of Hypergraphia at the Flatiron click here.

Wednesday, December 7, 2011

Drawn to Coffee Cups: the Complexities of Keeping it Simple

Cup of the Day #93
by Gwyneth Leech
White ink and colored India ink 
on green upcycled paper coffee cup

Numerous people have remarked at how simple the idea of Hypergraphia is - drawing on paper cups and hanging them up. My reply is, "it has taken me 30 years to get this simple!"

Hypergraphia is not my first go round with upcycling - I was doing it as a young artist living in Scotland. Then it involved collecting truck loads of plastic detritus from beaches and making them into sculpture. (That was in the days before digital photos. Where the heck did I store those slides?)

Now the paper coffee cup says it all. But how did I get there?

Aerial salt marsh views painted on
paper coffee cups
Stacked in the studio, October 2010

In 1999 I moved to New York City. Let's face it, New York can be a tough town for artists. There is so much stimulation, so many museums and art exhibts to see, so many other artists working here, not to mention the roiling sea of the art market that can buffet a person every which way. In the midst of all that it is easy to lose your sense of self and your visual compass.

To counter these currents I decided years ago to keep it local and keep it simple. I would paint portraits of my friends and their families. I did this happily until the complexities of commissions and the fraught politics of representation began to wear. Family portraits were not straightforward after all!

Wall of painted coffee cups
6 feet by  6 feet
In the studio, January 2011

I became interested in a local landscape, of tidal salt marshes along the coast of New Jersey, utterly familar to me from years of summers at the shore. It is the aerial view that intrigues me, first seen via Google Earth. The meandering streams and waterways look elemental, like the circulatory system of the body. Google Earth wasn't enough. I had to see it up close - first from boats, then planes. But it is not so easy to cage a lift on a small plane. Then back in the studio I struggled to get it down on large canvases, my ideas outstripping my time, my resources and my storage space.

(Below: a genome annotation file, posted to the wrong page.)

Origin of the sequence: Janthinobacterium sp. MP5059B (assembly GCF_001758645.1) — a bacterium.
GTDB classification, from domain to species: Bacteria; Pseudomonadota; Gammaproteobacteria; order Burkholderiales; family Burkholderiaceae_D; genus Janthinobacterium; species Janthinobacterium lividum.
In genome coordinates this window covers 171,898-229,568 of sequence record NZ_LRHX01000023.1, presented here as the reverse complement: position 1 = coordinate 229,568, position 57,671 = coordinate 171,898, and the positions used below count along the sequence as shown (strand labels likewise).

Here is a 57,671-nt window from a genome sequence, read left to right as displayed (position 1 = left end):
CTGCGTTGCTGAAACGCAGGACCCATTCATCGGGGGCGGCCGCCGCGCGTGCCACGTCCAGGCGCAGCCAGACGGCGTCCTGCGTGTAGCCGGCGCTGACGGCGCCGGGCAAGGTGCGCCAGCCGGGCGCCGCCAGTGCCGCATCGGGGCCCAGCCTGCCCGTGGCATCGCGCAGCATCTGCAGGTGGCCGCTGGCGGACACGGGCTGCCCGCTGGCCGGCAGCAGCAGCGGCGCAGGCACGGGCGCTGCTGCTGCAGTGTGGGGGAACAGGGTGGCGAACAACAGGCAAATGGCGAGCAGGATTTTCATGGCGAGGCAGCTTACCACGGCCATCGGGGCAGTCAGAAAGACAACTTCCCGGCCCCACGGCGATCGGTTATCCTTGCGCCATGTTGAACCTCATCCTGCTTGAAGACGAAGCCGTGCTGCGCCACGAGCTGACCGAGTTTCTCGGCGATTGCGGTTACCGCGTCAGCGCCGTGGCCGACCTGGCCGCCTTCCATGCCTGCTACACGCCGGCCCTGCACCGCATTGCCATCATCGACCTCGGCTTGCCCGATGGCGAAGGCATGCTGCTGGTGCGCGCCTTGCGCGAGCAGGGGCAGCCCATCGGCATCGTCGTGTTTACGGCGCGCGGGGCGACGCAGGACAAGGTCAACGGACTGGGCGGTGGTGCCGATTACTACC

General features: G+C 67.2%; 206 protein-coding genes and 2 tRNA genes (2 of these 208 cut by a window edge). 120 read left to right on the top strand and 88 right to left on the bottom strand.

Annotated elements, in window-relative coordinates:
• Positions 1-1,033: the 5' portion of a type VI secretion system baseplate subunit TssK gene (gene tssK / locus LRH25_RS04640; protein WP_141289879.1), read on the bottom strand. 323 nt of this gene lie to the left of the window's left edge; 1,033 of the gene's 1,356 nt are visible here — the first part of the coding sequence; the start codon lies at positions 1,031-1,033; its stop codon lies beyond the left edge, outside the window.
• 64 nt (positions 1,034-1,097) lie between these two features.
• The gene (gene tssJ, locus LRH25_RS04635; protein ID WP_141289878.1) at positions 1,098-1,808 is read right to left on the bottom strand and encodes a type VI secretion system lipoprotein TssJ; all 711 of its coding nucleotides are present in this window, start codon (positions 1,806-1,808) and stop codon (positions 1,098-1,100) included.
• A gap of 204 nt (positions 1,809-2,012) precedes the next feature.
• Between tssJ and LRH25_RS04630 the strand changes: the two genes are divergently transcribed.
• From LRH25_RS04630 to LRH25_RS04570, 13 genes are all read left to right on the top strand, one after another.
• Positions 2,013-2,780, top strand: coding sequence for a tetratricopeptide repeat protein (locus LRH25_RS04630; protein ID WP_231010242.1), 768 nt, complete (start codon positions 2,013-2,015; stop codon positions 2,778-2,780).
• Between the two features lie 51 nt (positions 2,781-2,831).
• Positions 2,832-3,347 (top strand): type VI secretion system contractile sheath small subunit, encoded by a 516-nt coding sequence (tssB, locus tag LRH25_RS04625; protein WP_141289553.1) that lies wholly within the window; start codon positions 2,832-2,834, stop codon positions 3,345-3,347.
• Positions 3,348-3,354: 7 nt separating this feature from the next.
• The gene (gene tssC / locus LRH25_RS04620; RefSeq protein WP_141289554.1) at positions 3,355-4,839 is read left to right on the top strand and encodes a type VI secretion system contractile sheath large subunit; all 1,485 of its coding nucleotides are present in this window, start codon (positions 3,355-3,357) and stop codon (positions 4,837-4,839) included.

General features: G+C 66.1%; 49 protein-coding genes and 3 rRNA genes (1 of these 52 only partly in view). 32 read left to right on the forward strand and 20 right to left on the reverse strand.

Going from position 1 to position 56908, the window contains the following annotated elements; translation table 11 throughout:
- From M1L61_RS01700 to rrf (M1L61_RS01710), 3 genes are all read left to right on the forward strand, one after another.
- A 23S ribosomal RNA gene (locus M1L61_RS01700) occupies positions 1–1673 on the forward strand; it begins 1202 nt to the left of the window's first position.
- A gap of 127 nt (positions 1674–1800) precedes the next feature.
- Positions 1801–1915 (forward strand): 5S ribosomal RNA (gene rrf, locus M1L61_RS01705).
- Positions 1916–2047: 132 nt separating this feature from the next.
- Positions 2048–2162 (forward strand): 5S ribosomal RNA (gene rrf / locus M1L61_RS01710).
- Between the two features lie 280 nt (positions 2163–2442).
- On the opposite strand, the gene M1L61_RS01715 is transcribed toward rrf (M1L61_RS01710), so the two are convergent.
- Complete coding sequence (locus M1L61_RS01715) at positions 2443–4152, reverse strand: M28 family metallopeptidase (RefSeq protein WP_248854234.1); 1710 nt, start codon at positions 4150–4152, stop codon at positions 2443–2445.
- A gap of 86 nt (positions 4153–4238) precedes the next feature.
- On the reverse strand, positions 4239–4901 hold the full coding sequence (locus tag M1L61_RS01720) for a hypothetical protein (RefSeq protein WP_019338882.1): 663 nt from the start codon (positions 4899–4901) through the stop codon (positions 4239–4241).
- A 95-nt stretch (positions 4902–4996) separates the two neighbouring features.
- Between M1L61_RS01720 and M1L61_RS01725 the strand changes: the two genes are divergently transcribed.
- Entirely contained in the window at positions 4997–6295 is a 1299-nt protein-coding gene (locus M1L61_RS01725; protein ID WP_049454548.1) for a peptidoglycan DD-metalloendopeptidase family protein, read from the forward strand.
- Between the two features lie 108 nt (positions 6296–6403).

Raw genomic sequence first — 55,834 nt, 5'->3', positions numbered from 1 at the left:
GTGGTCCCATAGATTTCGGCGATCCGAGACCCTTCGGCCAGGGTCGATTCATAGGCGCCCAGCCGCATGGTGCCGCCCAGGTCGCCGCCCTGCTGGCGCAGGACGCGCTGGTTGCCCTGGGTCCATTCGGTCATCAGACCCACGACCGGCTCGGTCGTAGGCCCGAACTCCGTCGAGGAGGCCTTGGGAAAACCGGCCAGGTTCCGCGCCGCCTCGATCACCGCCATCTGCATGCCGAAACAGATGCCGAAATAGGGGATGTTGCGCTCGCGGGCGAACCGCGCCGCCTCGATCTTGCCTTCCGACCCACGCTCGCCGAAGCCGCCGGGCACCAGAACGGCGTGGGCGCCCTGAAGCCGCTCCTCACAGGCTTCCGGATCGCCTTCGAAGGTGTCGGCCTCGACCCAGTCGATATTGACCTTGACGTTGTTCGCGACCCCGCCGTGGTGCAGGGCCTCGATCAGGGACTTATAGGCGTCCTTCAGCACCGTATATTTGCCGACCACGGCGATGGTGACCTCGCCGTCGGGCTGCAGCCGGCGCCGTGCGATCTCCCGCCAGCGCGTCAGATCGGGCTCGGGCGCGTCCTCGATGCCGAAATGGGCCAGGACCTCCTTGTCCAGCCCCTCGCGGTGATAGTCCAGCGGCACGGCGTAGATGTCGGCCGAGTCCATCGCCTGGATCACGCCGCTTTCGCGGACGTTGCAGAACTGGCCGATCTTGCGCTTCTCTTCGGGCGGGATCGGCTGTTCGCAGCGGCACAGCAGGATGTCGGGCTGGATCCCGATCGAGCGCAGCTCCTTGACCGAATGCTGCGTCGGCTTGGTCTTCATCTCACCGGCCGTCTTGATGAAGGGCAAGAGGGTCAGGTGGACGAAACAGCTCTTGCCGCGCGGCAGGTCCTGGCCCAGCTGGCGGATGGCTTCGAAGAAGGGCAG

Cup Collection
in museum display box with mirrored back
July 2011 

Finally, I started to pay close attention to my coffee cups which, in a casual way, had become the locus of an ever expanding lexicon of drawing and painting ideas, including abstractions based on those salt marshes. Started at meetings some four years ago, when paper replaced styrofoam, my image-making-on-cups habit had grown and grown, from stacks in my studio to a small window exhibit on 38th Street, and now to the Prow of the Flatiron Building where I will be drawing and adding new cups to the installation through February 18th, 2012.
I may even have 1000 drawn cups by then!

Hypergraphia Cup Installation
Sprint Artspace, Flatiron Prow
Interior view, December 2011